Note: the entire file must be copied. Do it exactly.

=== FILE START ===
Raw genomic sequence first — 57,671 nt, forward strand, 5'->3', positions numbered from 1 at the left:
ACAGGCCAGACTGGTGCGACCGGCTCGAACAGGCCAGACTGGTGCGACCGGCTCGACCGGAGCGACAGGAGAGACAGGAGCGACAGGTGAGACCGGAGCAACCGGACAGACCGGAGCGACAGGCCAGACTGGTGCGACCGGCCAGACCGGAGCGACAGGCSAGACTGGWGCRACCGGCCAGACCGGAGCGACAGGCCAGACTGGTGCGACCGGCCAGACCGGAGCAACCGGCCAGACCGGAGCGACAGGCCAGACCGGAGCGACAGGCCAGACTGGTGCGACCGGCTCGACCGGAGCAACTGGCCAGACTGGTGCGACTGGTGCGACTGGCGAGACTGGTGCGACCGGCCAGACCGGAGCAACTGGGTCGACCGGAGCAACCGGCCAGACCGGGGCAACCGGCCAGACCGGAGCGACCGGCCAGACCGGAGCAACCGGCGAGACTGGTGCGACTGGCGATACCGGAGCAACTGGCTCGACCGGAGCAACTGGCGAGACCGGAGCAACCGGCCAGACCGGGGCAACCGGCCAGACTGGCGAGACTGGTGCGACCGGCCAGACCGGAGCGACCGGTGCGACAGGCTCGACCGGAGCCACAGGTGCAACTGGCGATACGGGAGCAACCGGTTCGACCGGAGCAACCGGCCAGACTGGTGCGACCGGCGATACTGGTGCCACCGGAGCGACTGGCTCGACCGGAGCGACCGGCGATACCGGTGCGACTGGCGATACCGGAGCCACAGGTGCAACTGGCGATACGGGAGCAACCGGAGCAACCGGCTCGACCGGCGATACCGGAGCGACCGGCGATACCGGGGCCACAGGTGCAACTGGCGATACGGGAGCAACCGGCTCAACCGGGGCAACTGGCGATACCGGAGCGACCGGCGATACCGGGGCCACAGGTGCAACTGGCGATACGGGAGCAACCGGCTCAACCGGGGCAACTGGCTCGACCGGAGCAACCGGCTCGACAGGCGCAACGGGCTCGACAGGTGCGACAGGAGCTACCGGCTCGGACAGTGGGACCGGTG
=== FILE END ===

Raw genomic sequence first — 57,671 nt, forward strand, 5'->3', positions numbered from 1 at the left:
ACAGGCCAGACTGGTGCGACCGGCTCGAACAGGCCAGACTGGTGCGACCGGCTCGACCGGAGCGACAGGAGAGACAGGAGCGACAGGTGAGACCGGAGCAACCGGACAGACCGGAGCGACAGGCCAGACTGGTGCGACCGGCCAGACCGGAGCGACAGGCSAGACTGGWGCRACCGGCCAGACCGGAGCGACAGGCCAGACTGGTGCGACCGGCCAGACCGGAGCAACCGGCCAGACCGGAGCGACAGGCCAGACCGGAGCGACAGGCCAGACTGGTGCGACCGGCTCGACCGGAGCAACTGGCCAGACTGGTGCGACTGGTGCGACTGGCGAGACTGGTGCGACCGGCCAGACCGGAGCAACTGGGTCGACCGGAGCAACCGGCCAGACCGGGGCAACCGGCCAGACCGGAGCGACCGGCCAGACCGGAGCAACCGGCGAGACTGGTGCGACTGGCGATACCGGAGCAACTGGCTCGACCGGAGCAACTGGCGAGACCGGAGCAACCGGCCAGACCGGGGCAACCGGCCAGACTGGCGAGACTGGTGCGACCGGCCAGACCGGAGCGACCGGTGCGACAGGCTCGACCGGAGCCACAGGTGCAACTGGCGATACGGGAGCAACCGGTTCGACCGGAGCAACCGGCCAGACTGGTGCGACCGGCGATACTGGTGCCACCGGAGCGACTGGCTCGACCGGAGCGACCGGCGATACCGGTGCGACTGGCGATACCGGAGCCACAGGTGCAACTGGCGATACGGGAGCAACCGGAGCAACCGGCTCGACCGGCGATACCGGAGCGACCGGCGATACCGGGGCCACAGGTGCAACTGGCGATACGGGAGCAACCGGCTCAACCGGGGCAACTGGCGATACCGGAGCGACCGGCGATACCGGGGCCACAGGTGCAACTGGCGATACGGGAGCAACCGGCTCAACCGGGGCAACTGGCTCGACCGGAGCAACCGGCTCGACAGGCGCAACGGGCTCGACAGGTGCGACAGGAGCTACCGGCTCGGACAGTGGGACCGGTG